The effect of eccentricity and spatiotemporal energy on motion silencing
Motion silencing research at LIVE is being conducted in collaboration with CPS (http://www.utexas.edu/cola/cps/).
The salient changes of objects in luminance, color, size, or shape may appear to reduce or to cease altogether when the objects move rapidly and collectively (Suchow & Alvarez, 2011). In that study, one hundred small dots were randomly arranged in a ring-shaped pattern around a central fixation mark (the illusion may be viewed at http://visionlab.harvard.edu/silencing/.) When the dots are stationary, continuous changes over time in luminance, color, size, or shape are obviously noticeable; however, when the dots are suddenly sent into continuous rotational motion, the changes become imperceptible. This motion-induced failure to detect change, known as motion silencing, shows that motion can disrupt the perception of changes in visual objects.
Motion silencing clearly depends on the velocity of motion (Suchow & Alvarez, 2011), and it has since been shown that motion silencing also depends on dot spacing in a manner consistent with crowding (Turi & Burr, 2013) and on flicker frequency combined with motion and dot spacing (Choi, Bovik, & Cormack, 2014). Turi and Burr (2013) proposed that the combination of global motion and crowding results in motion silencing and presented evidence that silencing depends on target-flanker spacing with a critical spacing of about half eccentricity, consistent with Bouma's law (Bouma, 1970) and on contrast-polarity. Choi et al. (2014) suggested that a spatiotemporal filter-based flicker detector model can explain motion silencing as a function of stimulus velocity, flicker frequency, and spacing between dots. Peirce (2013) examined whether the awareness of motion signals can be silenced by coherent changes in color or size and whether coherence was a necessary component of motion silencing. His results suggest that neither motion nor grouping is required to induce silencing and that silencing can be generated from other significant visual changes (Peirce, 2013).
Although these studies have substantially contributed to our understanding of what factors contribute to motion silencing, the effect of eccentricity on motion silencing has not yet been extensively studied. Since silencing is largely a peripheral effect, the role of eccentricity is highly relevant. Thus far, eccentricity has only been used in a subsidiary manner, e.g., to scatter random dots over a limited ranges of eccentricities (from 5º to 8º in Suchow and Alvarez, 2011), to measure critical spacing in crowding experiments (at 3.5º and 7º in Turi and Burr, 2013), or to circularly distribute dots at a specific eccentricity (6.42º in Choi et al., 2014). Understanding the effect of eccentricity on motion silencing is important for making the connection between the awareness of object appearance and motion in peripheral vision. Given the large changes in receptive field characteristics with eccentricity, we felt that parametrically varying them might reveal something about the mechanism underlying silencing.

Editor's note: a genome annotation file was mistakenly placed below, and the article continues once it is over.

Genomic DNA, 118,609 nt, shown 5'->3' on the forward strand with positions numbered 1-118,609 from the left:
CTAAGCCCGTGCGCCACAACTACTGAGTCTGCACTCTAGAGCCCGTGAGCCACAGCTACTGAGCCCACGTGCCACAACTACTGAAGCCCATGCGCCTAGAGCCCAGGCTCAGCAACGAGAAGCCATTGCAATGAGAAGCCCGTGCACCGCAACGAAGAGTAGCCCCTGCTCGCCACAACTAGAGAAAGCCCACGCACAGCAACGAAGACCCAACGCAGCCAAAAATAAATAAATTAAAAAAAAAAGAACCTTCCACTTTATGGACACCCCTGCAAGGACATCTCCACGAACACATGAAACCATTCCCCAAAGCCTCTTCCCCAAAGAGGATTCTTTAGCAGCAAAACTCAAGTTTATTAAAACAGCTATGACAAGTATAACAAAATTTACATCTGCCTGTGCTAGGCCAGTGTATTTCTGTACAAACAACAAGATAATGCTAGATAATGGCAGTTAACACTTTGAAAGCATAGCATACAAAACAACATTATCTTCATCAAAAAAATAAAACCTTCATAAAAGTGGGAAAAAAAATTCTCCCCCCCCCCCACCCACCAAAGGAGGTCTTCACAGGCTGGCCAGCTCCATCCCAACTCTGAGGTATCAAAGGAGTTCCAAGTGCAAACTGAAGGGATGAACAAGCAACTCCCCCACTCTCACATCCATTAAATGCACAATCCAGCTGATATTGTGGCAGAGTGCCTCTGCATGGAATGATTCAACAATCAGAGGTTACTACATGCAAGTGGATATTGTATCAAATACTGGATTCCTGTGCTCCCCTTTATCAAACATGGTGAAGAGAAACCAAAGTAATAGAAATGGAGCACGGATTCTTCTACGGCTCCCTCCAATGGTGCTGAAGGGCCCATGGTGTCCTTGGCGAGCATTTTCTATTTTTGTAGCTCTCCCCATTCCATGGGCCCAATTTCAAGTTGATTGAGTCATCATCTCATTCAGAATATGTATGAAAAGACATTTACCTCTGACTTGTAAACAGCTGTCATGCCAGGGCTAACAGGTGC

We highly recommend viewers to download video stimuli and display them on your PC at 1920 × 1080 resolution at 120 Hz refresh rate monitor with viewing distance 57cm to watch the exact stimuli. (Video stimuli is 120 frame per second. Web rendering can be different from the original stimuli or choppy according to your PC setup. We recommend high performance graphics card, monitor, and solid-state drive(SSD) for smooth presentation of stimuli.)
Download: (S1_ecc4rv20, S2_ecc7rv100, S3_ecc10rv20, S4_ecc10rv160, S5_ecc14rv20), and S6_ecc14rv200).
Instructions: Play the video while looking at the red central fixation mark of the ring. In reality, dots on one of the four rings are changing luminance the entire time; However, the changes are differently noticeable according to motion velocity and eccentricity. Compare the level of silencing between videos: in stimuli S4 and S6, the changes may be imperceptible.
- S1: Eccentricity = 4°, Velocity = 20 angular degree/s
- S2: Eccentricity = 7°, Velocity = 100 angular degree/s
- S3: Eccentricity = 10°, Velocity = 20 angular degree/s
- S4: Eccentricity = 10°, Velocity = 160 angular degree/s
- S5: Eccentricity = 14°, Velocity = 20 angular degree/s
- S6: Eccentricity = 14°, Velocity = 200 angular degree/s
L. K. Choi, A. C. Bovik,and L. K. Cormack, "The effect of eccentricity and spatiotemporal energy on motion silencing," Journal of Vision., vol. 16, no. 5, pp. 1-13, Mar. 2016. (PDF)